When biblical narratives consider life before death and especially those occasions of heightened awareness due to life-threatening situations they generally speculate that if God is known first-hand by reliability, mercy and the unique generosity of the gift of life in and of itself, then we can reasonably have hope about the lesser-known future after death. Looking deeply at this life before death, which is, of course, the only life of which we have actual experience, they see in the cycle of night always followed by morning a rhythm that inspires hope-- God's displeasure lasts a moment, but God's pleasures last a life-time; we go to bed full of anxiety but wake up the next morning renewed by the gift of a new day before us. (And Paul introduces an ethical imperative. We should use whatever time, health, ability and assets we are given to make sure that there is a "fair balance" with those currently in more need than we are.)

Mark's intertwining narratives begin full of anxiety. A father, desperate because his young daughter is at death's door, prostrates himself before Jesus in front of a crowd of neighbors of whom he is a leader in the synagogue and begs for help. Before Jesus can get to the man's home, a woman who is physically, emotionally and financially near ruin reaches out to Jesus in the belief that if she can just brush against his clothing she will find help. In both cases, their faith saved them just before ruin or death. Specifically and significantly, Mark writes that Jesus says, Your Faith has saved you; Do not fear, only trust!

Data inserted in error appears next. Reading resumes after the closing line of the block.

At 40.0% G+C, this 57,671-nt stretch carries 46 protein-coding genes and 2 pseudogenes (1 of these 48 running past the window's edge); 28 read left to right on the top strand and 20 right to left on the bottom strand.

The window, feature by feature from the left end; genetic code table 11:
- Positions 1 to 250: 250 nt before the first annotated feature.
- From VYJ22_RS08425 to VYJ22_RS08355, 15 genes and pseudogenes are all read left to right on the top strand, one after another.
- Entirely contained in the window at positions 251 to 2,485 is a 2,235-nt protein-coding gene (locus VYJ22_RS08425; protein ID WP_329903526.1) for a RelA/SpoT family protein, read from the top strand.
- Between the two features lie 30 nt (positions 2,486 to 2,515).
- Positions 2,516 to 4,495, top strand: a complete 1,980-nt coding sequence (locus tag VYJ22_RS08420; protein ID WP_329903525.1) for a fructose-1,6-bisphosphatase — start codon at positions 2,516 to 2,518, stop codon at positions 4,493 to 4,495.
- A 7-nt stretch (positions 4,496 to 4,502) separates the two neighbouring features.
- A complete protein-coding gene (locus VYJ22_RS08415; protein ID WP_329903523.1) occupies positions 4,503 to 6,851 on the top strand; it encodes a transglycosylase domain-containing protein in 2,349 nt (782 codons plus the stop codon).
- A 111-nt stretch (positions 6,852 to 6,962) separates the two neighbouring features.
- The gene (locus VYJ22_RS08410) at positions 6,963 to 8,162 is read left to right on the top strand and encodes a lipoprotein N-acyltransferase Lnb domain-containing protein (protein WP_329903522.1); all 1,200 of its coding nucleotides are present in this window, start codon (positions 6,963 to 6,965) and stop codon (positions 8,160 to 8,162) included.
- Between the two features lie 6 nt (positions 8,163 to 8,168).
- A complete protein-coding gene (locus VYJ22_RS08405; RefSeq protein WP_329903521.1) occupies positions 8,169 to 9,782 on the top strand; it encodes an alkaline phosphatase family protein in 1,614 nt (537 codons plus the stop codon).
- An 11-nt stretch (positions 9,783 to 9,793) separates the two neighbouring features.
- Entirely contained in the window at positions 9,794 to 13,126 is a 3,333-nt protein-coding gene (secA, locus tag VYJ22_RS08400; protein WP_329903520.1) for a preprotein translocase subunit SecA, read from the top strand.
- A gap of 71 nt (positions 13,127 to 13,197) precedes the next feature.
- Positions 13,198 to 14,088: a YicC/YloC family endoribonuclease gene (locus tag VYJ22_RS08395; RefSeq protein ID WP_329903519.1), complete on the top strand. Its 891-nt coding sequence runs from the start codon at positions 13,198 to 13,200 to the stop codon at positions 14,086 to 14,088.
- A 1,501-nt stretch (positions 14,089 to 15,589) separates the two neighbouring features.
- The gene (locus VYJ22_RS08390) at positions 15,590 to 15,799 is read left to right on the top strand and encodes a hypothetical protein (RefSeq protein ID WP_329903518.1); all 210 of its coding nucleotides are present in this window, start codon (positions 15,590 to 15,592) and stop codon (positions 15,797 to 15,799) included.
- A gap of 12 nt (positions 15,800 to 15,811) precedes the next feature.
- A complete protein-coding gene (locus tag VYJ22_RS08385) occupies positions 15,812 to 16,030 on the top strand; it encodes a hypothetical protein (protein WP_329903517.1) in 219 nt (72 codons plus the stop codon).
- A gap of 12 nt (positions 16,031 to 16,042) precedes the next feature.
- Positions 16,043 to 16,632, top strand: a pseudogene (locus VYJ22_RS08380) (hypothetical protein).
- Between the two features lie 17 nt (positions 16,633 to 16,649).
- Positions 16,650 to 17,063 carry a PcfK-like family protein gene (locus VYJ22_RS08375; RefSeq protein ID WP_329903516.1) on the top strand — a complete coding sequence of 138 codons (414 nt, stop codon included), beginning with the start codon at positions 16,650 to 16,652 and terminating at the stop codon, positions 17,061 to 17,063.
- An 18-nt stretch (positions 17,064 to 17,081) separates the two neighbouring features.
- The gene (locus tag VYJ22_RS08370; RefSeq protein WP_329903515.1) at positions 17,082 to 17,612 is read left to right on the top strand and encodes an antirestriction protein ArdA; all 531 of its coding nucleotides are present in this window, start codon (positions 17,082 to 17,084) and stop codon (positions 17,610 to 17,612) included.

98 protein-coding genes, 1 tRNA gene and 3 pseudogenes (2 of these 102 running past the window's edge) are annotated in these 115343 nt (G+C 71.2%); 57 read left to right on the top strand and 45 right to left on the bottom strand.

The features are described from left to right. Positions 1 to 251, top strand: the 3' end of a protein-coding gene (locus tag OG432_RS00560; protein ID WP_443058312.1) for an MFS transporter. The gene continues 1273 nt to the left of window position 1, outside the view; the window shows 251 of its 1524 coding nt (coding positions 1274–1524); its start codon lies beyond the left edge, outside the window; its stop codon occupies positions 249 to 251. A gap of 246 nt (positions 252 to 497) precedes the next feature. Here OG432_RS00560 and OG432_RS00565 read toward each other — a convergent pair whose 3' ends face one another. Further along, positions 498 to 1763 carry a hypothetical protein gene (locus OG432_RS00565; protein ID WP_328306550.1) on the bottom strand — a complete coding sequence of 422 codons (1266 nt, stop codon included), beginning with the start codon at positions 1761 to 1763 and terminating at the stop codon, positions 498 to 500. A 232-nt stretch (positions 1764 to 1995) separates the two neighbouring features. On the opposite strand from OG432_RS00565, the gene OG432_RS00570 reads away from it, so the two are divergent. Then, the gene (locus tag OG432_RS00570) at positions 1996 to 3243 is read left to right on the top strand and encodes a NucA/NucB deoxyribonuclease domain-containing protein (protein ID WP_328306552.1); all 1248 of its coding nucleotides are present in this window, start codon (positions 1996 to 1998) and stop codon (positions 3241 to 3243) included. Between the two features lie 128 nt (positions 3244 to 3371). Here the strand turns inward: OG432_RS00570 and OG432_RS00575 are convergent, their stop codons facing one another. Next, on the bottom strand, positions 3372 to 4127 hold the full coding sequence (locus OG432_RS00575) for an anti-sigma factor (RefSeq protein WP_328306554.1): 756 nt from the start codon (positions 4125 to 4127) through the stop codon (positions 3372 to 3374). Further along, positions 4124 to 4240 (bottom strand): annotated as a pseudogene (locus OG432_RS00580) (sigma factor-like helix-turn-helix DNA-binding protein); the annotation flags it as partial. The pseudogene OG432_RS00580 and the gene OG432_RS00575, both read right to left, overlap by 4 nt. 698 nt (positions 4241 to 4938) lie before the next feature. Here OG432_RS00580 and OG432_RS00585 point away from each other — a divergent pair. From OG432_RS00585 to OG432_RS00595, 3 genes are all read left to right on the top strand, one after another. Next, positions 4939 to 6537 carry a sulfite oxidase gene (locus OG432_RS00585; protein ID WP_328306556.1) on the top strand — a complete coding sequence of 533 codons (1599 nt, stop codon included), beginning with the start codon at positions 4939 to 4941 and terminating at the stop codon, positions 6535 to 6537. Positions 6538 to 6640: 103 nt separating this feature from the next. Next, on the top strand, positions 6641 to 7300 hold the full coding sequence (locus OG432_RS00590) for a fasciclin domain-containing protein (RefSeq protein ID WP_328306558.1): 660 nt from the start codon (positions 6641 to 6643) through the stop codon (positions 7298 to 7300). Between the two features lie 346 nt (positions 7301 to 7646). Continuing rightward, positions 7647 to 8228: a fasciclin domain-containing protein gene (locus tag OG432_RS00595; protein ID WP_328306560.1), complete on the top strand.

The reality of death set in motion Martin Heidegger's magnum opus,
Being and Time. The reality that at some point each one of us will no longer exist in this life, which is all we have ever known concretely, is a jolt that re-shuffles how we use whatever time we have. Therefore, Heidegger concludes, we can "choose" to live life as fully as we can; we can"own" it and ourselves as fully as possible. He writes of "an impassioned freedom towards death" -- a freedom which frees us from the illusion of just going-along-to-get-along, the freedom to become deeply and passionately involved in the world and with others.

At the intellectual and emotional climax of his meditation,
The Unforgettable and the Unhoped For, Jean-Louis Chretien writes, "It is in the very event of the wound by which our existence is altered and opened, and becomes itself the site of the manifestation of what it responds to. There is true force only in weakness, a weakness that is opened up by what comes toward us. The wound can bless...." [emphasis added] It all "comes down to thinking finitude positively, as the place where there can truly be -- though not transparently-- a testimony to the infinite." (p. 122) "The acute point of the present and our presence takes its acuity only from its encounter with the inordinate extremities of a time that is not ours, but also the way the whole of humanity encounters the One who calls it to itself, and the way each of us encounters a past more ancient than all memory and a future beyond all expectation." (p. 124) "...The human body does not respond solely by itself, ... its task and dignity are to speak for all that does not speak, to be the place where the world transforms its light into song." (p. 128) Or, as the psalmist turned a similar image, to turn our sad songs into dance tunes!

To the woman at the end of her rope, what did Jesus say? "Your trust has saved you." To the panicked parents what was his message? "Do not fear, only believe." Imagine how the woman healed by "trust" and Jarius and his family liberated from fear lived the rest of their days! We can just barely envision how they witnessed with enthusiasm and seized each new morning busy with making sure there was a "fair balance" with those whom they could help in their own particular way because of there unique experiences. "The wound can bless...."